OPINION: This morning brought another airport journalist hustle, as New Zealand First leader Winston Peters continues to hold New Zealand in post-election limbo.
But it's talk of the back-up plan, labelled the "teal deal", that's filling the gap - a blue/green mix.
And James Shaw was leaving the door to the deal slightly ajar today.
"If Bill wants to call, I'm happy to take the call, if he wants to have a conversation," he told media.
The Green's door has been open for a while - James Shaw opened it the morning after the election on Three's The Nation.
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"If Bill English... as he said on Friday night, he said he'd make a phone call... He hasn't made a phone call, but if he did, we'd be duty-bound to listen to what he has to say."
Dealing with National is clearly not Shaw's preference, but he refuses to completely rule it out.
It might not be realistic right now, but if Winston Peters' negotiations with National and the Labour-Greens combination falter or fall over completely in the coming weeks, formal talks on a Green-National deal of some kind could emerge.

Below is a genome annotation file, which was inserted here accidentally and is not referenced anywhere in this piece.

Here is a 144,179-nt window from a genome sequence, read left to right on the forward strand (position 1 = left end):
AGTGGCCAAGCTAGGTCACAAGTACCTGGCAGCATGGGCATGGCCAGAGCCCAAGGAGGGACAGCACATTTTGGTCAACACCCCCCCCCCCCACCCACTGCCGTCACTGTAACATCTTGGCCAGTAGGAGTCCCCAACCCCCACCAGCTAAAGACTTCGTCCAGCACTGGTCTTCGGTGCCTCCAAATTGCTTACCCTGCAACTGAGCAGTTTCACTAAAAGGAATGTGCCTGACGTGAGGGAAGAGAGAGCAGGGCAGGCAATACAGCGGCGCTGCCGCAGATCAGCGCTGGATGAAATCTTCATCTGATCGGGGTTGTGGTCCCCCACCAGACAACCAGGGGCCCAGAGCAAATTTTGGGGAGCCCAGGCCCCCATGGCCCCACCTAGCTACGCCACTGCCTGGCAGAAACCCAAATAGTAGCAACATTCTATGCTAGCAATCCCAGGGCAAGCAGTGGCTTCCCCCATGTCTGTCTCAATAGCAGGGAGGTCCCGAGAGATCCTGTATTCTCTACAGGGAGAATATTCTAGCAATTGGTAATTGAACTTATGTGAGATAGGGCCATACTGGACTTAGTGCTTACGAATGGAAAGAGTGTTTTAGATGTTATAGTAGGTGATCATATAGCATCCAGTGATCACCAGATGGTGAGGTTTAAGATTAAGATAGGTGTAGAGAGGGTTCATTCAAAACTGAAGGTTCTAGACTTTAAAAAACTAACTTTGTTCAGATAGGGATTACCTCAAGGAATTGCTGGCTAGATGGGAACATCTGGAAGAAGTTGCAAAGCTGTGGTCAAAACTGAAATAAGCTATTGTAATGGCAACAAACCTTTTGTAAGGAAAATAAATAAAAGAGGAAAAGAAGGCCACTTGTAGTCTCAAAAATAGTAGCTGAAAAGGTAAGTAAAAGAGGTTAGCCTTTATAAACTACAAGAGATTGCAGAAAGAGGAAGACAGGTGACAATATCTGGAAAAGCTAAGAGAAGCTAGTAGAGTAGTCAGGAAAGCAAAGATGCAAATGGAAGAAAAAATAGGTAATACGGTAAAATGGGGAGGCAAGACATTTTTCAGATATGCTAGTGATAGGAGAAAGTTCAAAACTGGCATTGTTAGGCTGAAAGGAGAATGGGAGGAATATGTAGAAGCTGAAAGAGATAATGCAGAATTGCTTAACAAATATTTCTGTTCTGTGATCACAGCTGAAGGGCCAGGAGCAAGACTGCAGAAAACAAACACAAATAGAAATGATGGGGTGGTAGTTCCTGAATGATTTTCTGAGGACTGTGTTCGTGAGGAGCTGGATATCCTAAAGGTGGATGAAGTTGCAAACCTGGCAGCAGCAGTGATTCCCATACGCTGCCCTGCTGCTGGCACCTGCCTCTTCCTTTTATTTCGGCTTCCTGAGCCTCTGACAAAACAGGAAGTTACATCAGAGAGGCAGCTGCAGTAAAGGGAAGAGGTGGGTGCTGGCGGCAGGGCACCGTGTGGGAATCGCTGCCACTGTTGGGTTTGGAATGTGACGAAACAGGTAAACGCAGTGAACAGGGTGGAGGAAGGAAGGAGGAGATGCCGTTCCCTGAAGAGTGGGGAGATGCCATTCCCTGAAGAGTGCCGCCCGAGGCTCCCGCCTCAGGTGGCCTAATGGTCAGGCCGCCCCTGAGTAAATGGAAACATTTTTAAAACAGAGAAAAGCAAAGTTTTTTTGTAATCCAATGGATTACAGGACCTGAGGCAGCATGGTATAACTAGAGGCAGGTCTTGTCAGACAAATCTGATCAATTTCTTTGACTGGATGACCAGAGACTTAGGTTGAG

Today, co-leader candidate Julie-Anne Genter kept the door ajar, saying Shaw would take a phone call from Bill English.
But co-leadership rival Marama Davidson was much more cautious, refusing to be drawn on the topic at all.
There's obviously division in the Greens about even having talks - much of its grassroots membership want the door kept shut.
National's 'blue-green' Nick Smith suggested today the Greens should consider going teal.
"I think the Greens have made a bit of a strategic mistake in linking their wagon so closely with Labour," he said.
And even the distant threat of the "teal deal" has Jacinda Ardern doing her best to keep the Greens in the tent, telling The AM Show's Duncan Garner "just leaving them out on the outer is not fair".
So, for now, the Green Party is sticking to its well-worn track, at least until Bill English makes contact.
Isobel Ewing is a political reporter for Newshub.